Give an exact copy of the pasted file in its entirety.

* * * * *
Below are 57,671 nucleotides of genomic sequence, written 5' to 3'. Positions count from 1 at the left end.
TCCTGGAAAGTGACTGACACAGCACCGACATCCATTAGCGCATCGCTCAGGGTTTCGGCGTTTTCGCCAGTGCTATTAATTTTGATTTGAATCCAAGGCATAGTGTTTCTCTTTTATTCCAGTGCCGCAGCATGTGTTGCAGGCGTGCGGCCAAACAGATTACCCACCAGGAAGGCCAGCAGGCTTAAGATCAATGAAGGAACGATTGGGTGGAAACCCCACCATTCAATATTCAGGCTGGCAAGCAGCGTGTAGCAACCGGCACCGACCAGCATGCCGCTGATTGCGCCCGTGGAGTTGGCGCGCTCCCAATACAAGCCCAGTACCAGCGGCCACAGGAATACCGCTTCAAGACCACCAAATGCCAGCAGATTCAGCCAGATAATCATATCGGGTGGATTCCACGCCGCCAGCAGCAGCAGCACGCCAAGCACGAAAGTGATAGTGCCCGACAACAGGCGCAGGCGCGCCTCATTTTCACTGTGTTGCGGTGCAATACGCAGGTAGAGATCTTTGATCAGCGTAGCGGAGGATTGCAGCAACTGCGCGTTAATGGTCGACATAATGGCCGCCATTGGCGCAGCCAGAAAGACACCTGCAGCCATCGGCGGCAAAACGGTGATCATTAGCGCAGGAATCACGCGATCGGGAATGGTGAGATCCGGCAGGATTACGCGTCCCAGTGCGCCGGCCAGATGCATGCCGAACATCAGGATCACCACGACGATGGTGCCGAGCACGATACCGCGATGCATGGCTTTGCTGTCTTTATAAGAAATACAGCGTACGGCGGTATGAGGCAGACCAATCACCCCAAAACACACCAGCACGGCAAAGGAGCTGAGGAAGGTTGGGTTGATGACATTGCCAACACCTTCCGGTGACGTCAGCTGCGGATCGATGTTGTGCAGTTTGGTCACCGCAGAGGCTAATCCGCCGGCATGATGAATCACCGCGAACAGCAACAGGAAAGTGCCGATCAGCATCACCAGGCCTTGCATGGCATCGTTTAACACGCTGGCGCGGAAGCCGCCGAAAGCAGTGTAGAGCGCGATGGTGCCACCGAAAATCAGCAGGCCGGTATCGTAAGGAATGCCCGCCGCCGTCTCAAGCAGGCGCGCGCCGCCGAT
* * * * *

Below are 57,671 nucleotides of genomic sequence, written 5' to 3'. Positions count from 1 at the left end.
TCCTGGAAAGTGACTGACACAGCACCGACATCCATTAGCGCATCGCTCAGGGTTTCGGCGTTTTCGCCAGTGCTATTAATTTTGATTTGAATCCAAGGCATAGTGTTTCTCTTTTATTCCAGTGCCGCAGCATGTGTTGCAGGCGTGCGGCCAAACAGATTACCCACCAGGAAGGCCAGCAGGCTTAAGATCAATGAAGGAACGATTGGGTGGAAACCCCACCATTCAATATTCAGGCTGGCAAGCAGCGTGTAGCAACCGGCACCGACCAGCATGCCGCTGATTGCGCCCGTGGAGTTGGCGCGCTCCCAATACAAGCCCAGTACCAGCGGCCACAGGAATACCGCTTCAAGACCACCAAATGCCAGCAGATTCAGCCAGATAATCATATCGGGTGGATTCCACGCCGCCAGCAGCAGCAGCACGCCAAGCACGAAAGTGATAGTGCCCGACAACAGGCGCAGGCGCGCCTCATTTTCACTGTGTTGCGGTGCAATACGCAGGTAGAGATCTTTGATCAGCGTAGCGGAGGATTGCAGCAACTGCGCGTTAATGGTCGACATAATGGCCGCCATTGGCGCAGCCAGAAAGACACCTGCAGCCATCGGCGGCAAAACGGTGATCATTAGCGCAGGAATCACGCGATCGGGAATGGTGAGATCCGGCAGGATTACGCGTCCCAGTGCGCCGGCCAGATGCATGCCGAACATCAGGATCACCACGACGATGGTGCCGAGCACGATACCGCGATGCATGGCTTTGCTGTCTTTATAAGAAATACAGCGTACGGCGGTATGAGGCAGACCAATCACCCCAAAACACACCAGCACGGCAAAGGAGCTGAGGAAGGTTGGGTTGATGACATTGCCAACACCTTCCGGTGACGTCAGCTGCGGATCGATGTTGTGCAGTTTGGTCACCGCAGAGGCTAATCCGCCGGCATGATGAATCACCGCGAACAGCAACAGGAAAGTGCCGATCAGCATCACCAGGCCTTGCATGGCATCGTTTAACACGCTGGCGCGGAAGCCGCCGAAAGCAGTGTAGAGCGCGATGGTGCCACCGAAAATCAGCAGGCCGGTATCGTAAGGAATGCCCGCCGCCGTCTCAAGCAGGCGCGCGCCGCCGAT